An architect, an industrial designer, and a master fabricator banded together to create products and environments that merge the new field of interactive design with good old-fashioned craftsmanship; they call themselves The Principals. Drew Seskunas first collaborated with Charles Constantine and Christopher Williams in 2011 on the Botox Trilogy, and they have been working together ever since. Honing their focus on developing new technologies, they maintain a crafted feel to their objects and installations.

Continuing production on their previous hit products like Bare Bones (For Billy Reid), as well as pursuing their interactive installations at venues like MoMA PS1’s Warm Up Parties, The Principals have a relaxed studio environment, where skateboarding and hanging with friends is of utmost important. Drew invited us for a tour of The Principle’s Greenpoint studio to see the workshop in action, and get a closer look at their internationally acclaimed work.

Can you tell me about the formation of The Principals?

I’m an architect. I was working for this Belgian artist named Arne Quinze first in Belgium, then Berlin after graduate school. We worked on this big project called Bikini Berlin in Germany. I was there for a couple of years running the studio and the project, but towards the end of it when I was getting ready to close up shop, I didn’t know what I was going to do. A friend of mine who had a gallery in Berlin offered me an installation space, and one of my employees started talking about interactive design. I’d never done anything with it before, but got super into it. So that was the first project that’s on the website; the BotoxCloud. After that I thought I’d much rather do this than work on a building ever again!

An architect, a designer and fabricator — it seems like a kind of perfect trifecta.

Yes, we all come from our different backgrounds and for every project we each have a different level of input. We work together because we want to, but it has also proven to be really successful. The projects that we’ve done together are significantly better than the ones we’ve done on our own. We could probably make a lot more money doing a lot of different things, but that’s totally irrelevant to us. It sounds cliché, but we don’t like to conform to the standards of our respective fields.

I’m sure it opens up a lot of different avenues for the type of work you are able to do – like being able to design a very specific product like Bare Bones – but also these kind of amorphous installations.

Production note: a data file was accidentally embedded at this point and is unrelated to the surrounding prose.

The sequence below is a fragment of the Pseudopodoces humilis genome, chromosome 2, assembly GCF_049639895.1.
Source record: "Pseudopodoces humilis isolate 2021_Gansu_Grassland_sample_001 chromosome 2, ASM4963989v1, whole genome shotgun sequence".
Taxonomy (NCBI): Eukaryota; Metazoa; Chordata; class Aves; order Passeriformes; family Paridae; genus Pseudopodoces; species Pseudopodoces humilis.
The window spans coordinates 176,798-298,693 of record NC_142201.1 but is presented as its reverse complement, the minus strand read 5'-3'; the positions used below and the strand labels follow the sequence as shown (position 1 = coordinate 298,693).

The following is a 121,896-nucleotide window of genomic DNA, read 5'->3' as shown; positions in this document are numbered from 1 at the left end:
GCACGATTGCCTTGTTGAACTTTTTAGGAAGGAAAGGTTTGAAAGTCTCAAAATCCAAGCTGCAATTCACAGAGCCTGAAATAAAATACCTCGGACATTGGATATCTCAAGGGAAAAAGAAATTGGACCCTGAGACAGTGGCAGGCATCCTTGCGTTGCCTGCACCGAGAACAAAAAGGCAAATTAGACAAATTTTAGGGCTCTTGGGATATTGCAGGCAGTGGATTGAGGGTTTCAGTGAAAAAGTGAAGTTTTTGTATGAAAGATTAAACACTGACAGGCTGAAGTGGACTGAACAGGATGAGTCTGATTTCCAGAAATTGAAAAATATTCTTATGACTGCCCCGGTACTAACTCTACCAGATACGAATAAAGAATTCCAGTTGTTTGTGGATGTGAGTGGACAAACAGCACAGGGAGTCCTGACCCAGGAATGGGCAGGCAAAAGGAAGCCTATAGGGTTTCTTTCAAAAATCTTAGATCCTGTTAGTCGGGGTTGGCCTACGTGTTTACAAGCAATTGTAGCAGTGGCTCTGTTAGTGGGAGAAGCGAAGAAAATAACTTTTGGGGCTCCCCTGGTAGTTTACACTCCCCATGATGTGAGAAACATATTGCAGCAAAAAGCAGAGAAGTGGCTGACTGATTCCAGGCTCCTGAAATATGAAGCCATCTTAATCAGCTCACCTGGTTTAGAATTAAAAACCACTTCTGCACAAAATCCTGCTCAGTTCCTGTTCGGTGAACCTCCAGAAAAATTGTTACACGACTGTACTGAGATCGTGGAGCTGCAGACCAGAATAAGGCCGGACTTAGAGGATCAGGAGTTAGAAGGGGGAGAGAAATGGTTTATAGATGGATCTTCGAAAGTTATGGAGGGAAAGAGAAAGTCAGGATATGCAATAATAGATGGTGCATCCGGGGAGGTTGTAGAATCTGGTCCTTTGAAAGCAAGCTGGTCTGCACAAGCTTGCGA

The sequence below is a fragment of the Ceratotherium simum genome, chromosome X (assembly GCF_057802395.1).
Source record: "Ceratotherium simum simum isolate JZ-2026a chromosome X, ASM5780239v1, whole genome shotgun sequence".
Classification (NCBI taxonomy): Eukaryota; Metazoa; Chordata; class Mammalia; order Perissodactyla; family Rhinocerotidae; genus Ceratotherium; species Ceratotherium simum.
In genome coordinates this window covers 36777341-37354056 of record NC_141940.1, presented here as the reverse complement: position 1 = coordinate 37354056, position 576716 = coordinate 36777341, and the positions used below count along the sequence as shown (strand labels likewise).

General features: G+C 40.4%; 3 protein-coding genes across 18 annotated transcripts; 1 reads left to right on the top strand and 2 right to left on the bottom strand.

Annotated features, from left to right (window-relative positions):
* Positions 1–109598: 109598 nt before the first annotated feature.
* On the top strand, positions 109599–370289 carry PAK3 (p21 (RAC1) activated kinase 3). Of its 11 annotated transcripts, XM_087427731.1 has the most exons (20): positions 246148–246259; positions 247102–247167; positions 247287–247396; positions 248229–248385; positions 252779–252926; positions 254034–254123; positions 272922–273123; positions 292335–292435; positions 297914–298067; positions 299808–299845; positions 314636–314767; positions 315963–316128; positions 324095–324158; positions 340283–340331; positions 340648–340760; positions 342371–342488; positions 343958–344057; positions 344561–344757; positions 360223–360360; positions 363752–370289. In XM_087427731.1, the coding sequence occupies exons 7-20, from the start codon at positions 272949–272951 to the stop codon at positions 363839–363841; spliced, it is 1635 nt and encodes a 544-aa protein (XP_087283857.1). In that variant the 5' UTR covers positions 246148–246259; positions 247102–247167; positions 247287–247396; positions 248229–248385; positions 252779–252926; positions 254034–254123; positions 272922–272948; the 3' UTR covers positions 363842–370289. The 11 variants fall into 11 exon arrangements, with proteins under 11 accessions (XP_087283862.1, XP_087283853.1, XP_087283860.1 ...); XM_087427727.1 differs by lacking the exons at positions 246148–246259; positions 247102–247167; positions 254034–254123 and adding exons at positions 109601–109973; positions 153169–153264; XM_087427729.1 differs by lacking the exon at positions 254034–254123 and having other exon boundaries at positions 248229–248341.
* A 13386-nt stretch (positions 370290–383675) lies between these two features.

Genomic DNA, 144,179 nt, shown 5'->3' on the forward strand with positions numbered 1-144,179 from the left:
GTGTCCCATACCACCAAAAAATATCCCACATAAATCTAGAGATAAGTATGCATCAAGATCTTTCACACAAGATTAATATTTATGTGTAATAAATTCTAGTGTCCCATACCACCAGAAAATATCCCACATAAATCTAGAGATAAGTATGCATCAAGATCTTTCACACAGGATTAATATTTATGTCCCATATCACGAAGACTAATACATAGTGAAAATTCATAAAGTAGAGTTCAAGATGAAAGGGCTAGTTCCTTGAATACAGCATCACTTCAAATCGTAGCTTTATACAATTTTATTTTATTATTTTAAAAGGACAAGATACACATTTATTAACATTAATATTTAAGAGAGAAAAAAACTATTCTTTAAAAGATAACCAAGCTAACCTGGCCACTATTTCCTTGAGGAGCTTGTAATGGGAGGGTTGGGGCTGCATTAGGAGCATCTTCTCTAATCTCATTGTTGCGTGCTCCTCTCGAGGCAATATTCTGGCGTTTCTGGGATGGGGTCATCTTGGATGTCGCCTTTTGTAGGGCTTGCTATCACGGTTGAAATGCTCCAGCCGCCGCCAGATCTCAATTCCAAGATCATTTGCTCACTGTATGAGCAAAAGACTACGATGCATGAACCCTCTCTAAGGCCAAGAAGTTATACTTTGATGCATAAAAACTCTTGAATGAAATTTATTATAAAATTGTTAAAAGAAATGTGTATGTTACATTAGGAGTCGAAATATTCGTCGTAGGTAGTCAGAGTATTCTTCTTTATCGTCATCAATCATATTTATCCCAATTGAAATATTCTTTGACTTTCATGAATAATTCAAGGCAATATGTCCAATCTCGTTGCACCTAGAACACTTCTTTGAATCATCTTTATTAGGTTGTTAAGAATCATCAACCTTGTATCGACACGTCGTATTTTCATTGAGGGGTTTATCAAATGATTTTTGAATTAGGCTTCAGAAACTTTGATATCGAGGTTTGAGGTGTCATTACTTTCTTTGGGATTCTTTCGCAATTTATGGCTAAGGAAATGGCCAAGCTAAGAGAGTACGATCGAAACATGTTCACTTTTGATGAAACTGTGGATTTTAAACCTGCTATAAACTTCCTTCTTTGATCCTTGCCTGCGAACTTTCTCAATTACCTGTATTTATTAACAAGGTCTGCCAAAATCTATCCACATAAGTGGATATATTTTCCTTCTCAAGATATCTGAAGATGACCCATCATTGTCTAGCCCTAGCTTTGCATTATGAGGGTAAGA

Exactly, we recently worked on a prototype for PS1 Warm Ups. Here you can see the very first cosmic quilt model we made. The first time we installed it, it broke 20 minutes after we put it up! We were fixing it the whole time (laughs). Which is kind of cool, because you know you’re doing something ambitious when you’re pushing yourself beyond what is possible. People were still really into it, despite the fact that we were having to fix it all the time.

The Principals seem to be producing increasingly much more complex installations.

Yes. And we are always trying to draw lines. With one of our latest concepts we are working with these platonic solids. The client’s brief was all about the idea of people getting together and learning. We were thinking of this famous painting by Raphael, The School of Athens, and the idea of architectural shapes creating a layering effect of space which impacts how knowledge is passed from one person to another.

There is also the product aspect of your work?

Exactly, it’s super cheesy, but in the same respect if you really want as many people as possible to experience your work, you can’t say you have to “get art” to get this.

Have you ever hit a point where you might have to outsource aspects of your work?

We’ve thought about it. I guess ideally everyone wants to design a project that they don’t have to make, and make a lot of money. But that doesn’t really exist. What we really like is that we can immediately change course anytime if we want to. In the beginning we struggled so hard to try and define ourselves, but then we realized it was the worst thing we could do.

Who are some other firms or studios in the field that you are interested in right now?

I really love Fort Standard. They’re good friends of ours. They have also done PS1 Warm Up. Everything they do is fantastic. Snarkitecture is an architect and an artist, and they do stuff that’s between art and architecture. I guess that could be considered more or less industrial design, but there’s some essence to their work that is beyond that and more about concept. They do it in a way that takes it to another level.

Where do you see The Principals going in the next five years, do you have a plan?

I think that’s counter intuitive for what we do (laughs).

Ok, do you have a plan for the space in the next five years?

Yes! We’re going to build another quarter pipe, so by the end of the summer you can skate both sides. That’s of primary importance right there.


Drew, many thanks and we look forward to keeping updated on your future projects. To find out more see the studio’s website here.

Interview has been edited and condensed, originally appearing on Freunde von Freunden